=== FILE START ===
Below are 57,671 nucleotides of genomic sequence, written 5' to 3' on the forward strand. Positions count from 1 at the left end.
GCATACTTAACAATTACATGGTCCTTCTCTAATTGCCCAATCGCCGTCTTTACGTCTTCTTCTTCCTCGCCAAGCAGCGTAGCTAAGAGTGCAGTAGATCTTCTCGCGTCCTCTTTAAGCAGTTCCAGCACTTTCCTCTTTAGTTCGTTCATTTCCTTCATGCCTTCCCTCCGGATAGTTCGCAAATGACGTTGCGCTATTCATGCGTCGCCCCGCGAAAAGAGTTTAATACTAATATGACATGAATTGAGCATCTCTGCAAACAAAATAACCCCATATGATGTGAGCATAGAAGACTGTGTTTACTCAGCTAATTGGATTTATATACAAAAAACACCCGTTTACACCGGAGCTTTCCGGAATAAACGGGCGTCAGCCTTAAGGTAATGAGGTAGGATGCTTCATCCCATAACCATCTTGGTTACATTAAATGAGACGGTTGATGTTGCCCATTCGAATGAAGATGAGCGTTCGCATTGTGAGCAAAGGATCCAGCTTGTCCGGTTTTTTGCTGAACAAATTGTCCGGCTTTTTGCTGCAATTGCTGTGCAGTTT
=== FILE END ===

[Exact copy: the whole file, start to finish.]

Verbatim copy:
Below are 57,671 nucleotides of genomic sequence, written 5' to 3' on the forward strand. Positions count from 1 at the left end.
GCATACTTAACAATTACATGGTCCTTCTCTAATTGCCCAATCGCCGTCTTTACGTCTTCTTCTTCCTCGCCAAGCAGCGTAGCTAAGAGTGCAGTAGATCTTCTCGCGTCCTCTTTAAGCAGTTCCAGCACTTTCCTCTTTAGTTCGTTCATTTCCTTCATGCCTTCCCTCCGGATAGTTCGCAAATGACGTTGCGCTATTCATGCGTCGCCCCGCGAAAAGAGTTTAATACTAATATGACATGAATTGAGCATCTCTGCAAACAAAATAACCCCATATGATGTGAGCATAGAAGACTGTGTTTACTCAGCTAATTGGATTTATATACAAAAAACACCCGTTTACACCGGAGCTTTCCGGAATAAACGGGCGTCAGCCTTAAGGTAATGAGGTAGGATGCTTCATCCCATAACCATCTTGGTTACATTAAATGAGACGGTTGATGTTGCCCATTCGAATGAAGATGAGCGTTCGCATTGTGAGCAAAGGATCCAGCTTGTCCGGTTTTTTGCTGAACAAATTGTCCGGCTTTTTGCTGCAATTGCTGTGCAGTTT